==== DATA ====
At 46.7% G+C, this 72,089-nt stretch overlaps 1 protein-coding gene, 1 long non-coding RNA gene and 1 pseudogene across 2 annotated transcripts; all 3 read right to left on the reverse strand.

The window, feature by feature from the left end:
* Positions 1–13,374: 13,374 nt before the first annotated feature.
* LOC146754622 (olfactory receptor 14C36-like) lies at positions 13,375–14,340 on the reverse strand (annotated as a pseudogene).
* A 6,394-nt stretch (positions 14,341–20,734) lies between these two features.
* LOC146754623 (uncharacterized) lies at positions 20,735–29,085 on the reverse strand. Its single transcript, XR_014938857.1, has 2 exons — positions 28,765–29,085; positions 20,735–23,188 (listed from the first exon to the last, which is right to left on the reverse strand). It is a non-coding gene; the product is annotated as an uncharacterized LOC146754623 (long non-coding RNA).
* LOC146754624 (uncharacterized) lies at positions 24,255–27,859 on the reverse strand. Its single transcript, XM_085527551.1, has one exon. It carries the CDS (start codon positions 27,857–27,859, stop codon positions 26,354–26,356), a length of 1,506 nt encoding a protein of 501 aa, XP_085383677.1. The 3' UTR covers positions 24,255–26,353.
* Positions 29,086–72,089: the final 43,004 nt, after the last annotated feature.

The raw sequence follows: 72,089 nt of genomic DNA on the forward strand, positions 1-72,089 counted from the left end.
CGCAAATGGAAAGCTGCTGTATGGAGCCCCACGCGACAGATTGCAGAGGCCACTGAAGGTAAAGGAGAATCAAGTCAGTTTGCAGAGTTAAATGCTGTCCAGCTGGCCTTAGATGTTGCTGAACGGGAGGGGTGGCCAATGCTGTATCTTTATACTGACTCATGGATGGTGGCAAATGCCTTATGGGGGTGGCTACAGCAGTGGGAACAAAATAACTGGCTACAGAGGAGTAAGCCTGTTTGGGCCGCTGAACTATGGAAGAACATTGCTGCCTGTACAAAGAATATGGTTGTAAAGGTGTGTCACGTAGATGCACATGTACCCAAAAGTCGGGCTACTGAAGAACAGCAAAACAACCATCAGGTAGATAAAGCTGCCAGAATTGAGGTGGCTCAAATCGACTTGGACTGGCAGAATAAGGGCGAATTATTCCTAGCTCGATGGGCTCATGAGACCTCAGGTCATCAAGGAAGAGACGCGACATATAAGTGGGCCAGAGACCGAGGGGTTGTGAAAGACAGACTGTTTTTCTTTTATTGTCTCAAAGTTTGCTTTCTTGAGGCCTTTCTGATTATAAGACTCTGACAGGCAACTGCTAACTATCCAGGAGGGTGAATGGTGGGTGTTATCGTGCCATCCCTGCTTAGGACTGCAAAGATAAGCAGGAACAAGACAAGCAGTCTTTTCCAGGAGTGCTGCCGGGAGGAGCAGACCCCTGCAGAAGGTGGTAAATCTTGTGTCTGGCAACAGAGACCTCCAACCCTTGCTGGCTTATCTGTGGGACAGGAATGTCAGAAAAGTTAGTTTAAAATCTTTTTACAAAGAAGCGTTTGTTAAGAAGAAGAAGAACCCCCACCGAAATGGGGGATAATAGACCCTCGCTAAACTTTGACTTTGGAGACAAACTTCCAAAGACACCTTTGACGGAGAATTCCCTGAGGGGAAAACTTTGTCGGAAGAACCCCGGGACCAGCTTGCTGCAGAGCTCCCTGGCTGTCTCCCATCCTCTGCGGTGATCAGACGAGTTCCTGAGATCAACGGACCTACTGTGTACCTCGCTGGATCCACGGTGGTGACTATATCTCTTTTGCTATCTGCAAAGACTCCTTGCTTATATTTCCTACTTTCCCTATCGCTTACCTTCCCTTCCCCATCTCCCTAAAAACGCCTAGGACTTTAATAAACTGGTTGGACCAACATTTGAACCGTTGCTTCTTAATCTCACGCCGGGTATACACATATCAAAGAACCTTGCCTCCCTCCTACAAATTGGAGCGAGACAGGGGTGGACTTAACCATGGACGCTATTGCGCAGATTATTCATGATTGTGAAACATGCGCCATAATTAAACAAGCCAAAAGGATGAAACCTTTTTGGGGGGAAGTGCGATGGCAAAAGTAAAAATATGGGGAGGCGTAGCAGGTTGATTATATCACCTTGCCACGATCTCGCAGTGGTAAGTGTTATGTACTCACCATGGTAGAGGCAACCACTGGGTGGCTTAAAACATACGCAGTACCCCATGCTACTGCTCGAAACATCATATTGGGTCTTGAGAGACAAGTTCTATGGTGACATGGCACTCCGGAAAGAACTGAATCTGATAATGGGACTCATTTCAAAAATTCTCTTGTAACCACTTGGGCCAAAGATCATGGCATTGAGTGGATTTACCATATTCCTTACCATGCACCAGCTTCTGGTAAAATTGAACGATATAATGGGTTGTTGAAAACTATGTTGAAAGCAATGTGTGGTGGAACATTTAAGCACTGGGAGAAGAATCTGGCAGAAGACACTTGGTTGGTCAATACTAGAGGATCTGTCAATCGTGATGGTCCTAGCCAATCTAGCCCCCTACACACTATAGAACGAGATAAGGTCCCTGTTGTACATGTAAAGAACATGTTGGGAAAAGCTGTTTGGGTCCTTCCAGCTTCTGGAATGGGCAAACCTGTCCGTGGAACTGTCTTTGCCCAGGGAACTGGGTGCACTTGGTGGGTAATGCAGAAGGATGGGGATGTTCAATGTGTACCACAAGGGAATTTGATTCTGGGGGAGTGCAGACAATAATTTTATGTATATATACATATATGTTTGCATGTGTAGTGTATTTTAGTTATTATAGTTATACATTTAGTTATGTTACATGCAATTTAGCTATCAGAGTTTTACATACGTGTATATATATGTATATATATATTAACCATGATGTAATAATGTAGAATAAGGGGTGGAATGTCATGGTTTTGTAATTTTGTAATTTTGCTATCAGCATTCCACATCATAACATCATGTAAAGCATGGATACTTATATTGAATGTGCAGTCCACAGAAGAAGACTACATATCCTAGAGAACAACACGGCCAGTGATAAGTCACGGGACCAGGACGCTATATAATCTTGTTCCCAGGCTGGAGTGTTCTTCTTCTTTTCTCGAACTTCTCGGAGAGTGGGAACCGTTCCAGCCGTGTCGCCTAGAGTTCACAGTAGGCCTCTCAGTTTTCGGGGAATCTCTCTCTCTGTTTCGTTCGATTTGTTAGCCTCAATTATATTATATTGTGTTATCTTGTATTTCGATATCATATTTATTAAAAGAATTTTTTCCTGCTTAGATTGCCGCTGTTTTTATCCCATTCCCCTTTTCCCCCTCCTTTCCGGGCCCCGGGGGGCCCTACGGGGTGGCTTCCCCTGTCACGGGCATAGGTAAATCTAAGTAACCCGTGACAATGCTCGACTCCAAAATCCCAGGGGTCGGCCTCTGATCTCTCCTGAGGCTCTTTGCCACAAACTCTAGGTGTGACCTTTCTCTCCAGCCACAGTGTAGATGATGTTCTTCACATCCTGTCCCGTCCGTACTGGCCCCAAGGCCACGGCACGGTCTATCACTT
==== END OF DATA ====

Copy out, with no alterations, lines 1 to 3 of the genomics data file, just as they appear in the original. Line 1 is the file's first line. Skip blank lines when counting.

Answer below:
At 46.7% G+C, this 72,089-nt stretch overlaps 1 protein-coding gene, 1 long non-coding RNA gene and 1 pseudogene across 2 annotated transcripts; all 3 read right to left on the reverse strand.

The window, feature by feature from the left end:
* Positions 1–13,374: 13,374 nt before the first annotated feature.